Morning Briefing - January 23, 2019
Visit Archives | Return to Issue
Morning Briefing
Article 9 of 10
January 23, 2019

La Crosse Nuclear Plant Deals With Tritium in Groundwater

By ExchangeMonitor

Elevated levels of radioactive tritium were found in groundwater samples taken early last year from the La Crosse Boiling Water Reactor in Wisconsin, produced during demolition of the reactor building, according to a site investigation report submitted to the state in November.

However, subsequent sampling through much of the year showed tritium release into groundwater had stopped, the environmental consulting firm Haley & Aldrich said in a report to decommissioning contractor LaCrosseSolutions that was forwarded to the Wisconsin Department of Natural Resources.

“No remedial activities are warranted. No further action is necessary,” the consultant said.

Built in 1967, the reactor near Genoa, Wis., operated for 19 years before the Dairyland Power Cooperative shut it down in 1987. In subsequent years it was partly decommissioned, with EnergySolutions subsidiary LaCrosseSolutions in 2016 assuming its operations license to complete the job. Decommissioning was largely complete by October 2018, with only two support structures remaining, Dairyland spokeswoman Katie Thomson said last week by email.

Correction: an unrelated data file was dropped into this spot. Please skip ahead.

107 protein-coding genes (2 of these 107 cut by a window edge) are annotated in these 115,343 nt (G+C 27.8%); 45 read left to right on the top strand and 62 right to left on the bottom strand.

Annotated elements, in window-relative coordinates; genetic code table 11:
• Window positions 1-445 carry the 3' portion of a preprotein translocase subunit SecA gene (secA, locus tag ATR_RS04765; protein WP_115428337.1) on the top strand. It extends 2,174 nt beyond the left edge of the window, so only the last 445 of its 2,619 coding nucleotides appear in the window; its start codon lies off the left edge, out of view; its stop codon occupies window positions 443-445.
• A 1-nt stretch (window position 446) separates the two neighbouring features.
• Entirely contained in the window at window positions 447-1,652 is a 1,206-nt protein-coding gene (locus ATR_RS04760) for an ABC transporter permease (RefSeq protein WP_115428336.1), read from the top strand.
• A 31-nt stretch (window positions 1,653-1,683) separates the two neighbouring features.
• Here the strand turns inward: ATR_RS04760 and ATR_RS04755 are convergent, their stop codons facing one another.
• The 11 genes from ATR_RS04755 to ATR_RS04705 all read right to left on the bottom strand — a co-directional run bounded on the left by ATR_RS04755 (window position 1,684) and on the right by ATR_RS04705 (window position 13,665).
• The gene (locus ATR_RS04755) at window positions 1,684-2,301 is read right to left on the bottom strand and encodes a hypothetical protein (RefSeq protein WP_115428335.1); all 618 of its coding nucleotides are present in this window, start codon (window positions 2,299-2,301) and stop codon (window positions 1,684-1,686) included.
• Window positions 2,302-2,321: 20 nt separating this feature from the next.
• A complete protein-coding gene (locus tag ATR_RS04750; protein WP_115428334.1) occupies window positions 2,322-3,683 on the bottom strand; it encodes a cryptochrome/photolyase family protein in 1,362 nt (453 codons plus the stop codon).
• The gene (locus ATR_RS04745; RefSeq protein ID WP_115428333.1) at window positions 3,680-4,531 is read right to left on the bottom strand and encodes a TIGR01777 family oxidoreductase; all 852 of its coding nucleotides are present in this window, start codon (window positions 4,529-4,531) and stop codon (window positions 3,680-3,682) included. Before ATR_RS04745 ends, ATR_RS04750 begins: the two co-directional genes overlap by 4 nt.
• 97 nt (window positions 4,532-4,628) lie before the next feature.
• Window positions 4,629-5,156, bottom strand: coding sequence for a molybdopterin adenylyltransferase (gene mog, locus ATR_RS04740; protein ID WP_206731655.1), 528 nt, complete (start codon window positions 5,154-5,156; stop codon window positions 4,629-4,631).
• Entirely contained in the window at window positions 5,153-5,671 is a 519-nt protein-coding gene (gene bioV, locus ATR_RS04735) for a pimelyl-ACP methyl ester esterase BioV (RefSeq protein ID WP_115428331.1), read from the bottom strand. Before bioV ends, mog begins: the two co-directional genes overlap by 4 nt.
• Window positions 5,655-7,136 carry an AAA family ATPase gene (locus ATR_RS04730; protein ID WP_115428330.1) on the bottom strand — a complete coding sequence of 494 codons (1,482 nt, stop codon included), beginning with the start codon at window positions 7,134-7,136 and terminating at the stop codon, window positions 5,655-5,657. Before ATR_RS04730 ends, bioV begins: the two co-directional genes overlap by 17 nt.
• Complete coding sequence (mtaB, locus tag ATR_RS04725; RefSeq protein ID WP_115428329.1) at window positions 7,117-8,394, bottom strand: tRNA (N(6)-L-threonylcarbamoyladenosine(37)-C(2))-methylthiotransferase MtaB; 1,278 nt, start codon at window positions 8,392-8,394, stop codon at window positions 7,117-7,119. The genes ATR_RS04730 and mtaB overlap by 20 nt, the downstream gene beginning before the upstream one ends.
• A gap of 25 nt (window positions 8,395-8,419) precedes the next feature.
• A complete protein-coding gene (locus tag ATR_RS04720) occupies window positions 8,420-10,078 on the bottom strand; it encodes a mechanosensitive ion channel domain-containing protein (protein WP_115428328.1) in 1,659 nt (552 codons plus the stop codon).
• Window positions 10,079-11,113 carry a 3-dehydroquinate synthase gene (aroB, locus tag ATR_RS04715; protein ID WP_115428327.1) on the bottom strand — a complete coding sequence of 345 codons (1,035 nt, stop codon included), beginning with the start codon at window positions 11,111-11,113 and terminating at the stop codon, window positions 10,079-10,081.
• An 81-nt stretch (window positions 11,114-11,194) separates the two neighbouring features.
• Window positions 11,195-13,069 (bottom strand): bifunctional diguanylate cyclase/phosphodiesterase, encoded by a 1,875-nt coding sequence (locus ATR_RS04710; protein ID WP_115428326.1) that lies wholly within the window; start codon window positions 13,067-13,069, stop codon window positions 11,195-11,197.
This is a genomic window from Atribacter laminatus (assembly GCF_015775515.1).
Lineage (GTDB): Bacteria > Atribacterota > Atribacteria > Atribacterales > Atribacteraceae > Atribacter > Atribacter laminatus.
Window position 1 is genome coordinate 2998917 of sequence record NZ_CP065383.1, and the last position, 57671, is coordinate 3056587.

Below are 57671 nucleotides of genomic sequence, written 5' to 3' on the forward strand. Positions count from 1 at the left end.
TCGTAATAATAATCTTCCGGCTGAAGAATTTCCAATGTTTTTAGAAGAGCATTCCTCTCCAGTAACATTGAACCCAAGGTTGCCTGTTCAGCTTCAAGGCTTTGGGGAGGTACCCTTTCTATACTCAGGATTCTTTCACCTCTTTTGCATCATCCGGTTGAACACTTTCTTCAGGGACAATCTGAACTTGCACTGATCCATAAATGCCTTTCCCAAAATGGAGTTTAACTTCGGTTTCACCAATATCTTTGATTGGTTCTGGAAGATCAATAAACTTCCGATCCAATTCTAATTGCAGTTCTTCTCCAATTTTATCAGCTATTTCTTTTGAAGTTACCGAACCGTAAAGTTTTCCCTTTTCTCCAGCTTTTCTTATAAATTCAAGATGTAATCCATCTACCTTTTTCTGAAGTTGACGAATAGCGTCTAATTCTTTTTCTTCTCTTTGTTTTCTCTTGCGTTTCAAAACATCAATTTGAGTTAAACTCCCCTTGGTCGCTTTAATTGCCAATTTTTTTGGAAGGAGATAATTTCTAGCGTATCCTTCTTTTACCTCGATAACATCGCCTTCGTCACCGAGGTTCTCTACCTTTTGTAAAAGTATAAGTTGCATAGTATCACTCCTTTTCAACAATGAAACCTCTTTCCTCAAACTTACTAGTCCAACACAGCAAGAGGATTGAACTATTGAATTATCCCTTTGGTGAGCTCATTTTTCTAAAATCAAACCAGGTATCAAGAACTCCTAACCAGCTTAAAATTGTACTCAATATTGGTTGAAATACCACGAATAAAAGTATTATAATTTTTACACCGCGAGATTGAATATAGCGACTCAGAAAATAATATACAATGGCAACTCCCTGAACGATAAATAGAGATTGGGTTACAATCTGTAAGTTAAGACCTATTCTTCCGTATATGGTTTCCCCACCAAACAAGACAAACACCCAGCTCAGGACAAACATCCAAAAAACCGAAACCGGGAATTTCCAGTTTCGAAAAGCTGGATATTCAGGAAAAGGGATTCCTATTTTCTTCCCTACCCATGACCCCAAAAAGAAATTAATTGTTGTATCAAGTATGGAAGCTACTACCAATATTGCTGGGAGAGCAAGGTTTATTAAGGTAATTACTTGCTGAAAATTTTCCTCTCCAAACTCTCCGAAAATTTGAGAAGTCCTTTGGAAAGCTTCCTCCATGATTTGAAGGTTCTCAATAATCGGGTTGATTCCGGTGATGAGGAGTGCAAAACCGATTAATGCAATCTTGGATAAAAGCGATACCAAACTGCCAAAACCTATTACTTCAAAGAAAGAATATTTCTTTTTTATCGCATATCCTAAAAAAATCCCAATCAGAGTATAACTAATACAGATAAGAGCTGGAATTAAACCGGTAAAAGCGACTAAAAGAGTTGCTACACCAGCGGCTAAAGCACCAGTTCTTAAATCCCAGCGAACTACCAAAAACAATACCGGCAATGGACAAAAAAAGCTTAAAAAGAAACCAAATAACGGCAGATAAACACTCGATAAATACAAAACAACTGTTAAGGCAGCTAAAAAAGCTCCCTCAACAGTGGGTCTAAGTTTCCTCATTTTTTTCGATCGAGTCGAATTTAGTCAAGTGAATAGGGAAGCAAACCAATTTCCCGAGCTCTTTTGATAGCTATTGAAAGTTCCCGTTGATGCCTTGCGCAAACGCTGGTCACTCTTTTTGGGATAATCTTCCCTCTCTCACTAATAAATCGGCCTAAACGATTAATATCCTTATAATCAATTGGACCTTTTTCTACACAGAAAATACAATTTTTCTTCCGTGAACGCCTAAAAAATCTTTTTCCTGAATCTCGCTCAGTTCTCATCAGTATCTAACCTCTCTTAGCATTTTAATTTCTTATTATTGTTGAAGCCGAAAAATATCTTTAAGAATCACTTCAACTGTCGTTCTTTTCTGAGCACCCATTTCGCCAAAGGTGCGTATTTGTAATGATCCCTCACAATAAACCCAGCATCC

Groundwater samples taken in December 2017 from a monitoring well at the site showed a tritium concentration of 13,000 picocuries per liter. While that did not reach the U.S. Environmental Protection Agency’s maximum contaminant level of 20,000 picocuries per liter, it was high enough for further checks. Samples were taken from three wells in February 2018, with one showing a tritium concentration of 24,200 picocuries per liter. Further sampling from April to September showed tritium was not entering the groundwater.

The contamination originated withexhaust from the ventilation system for the reactor building demolition that contained a gas form of tritium and merged with water and ice melt runoff. LaCrosseSolutions fixed the source problem and has been monitoring for further contamination, Thomson said.

As of last fall, decommissioning operations at La Crosse were scheduled to end by the second quarter of this year. Certain proceedings have been paused by the partial shutdown of the federal government, Thomson said: “We do not have an updated schedule at this time.”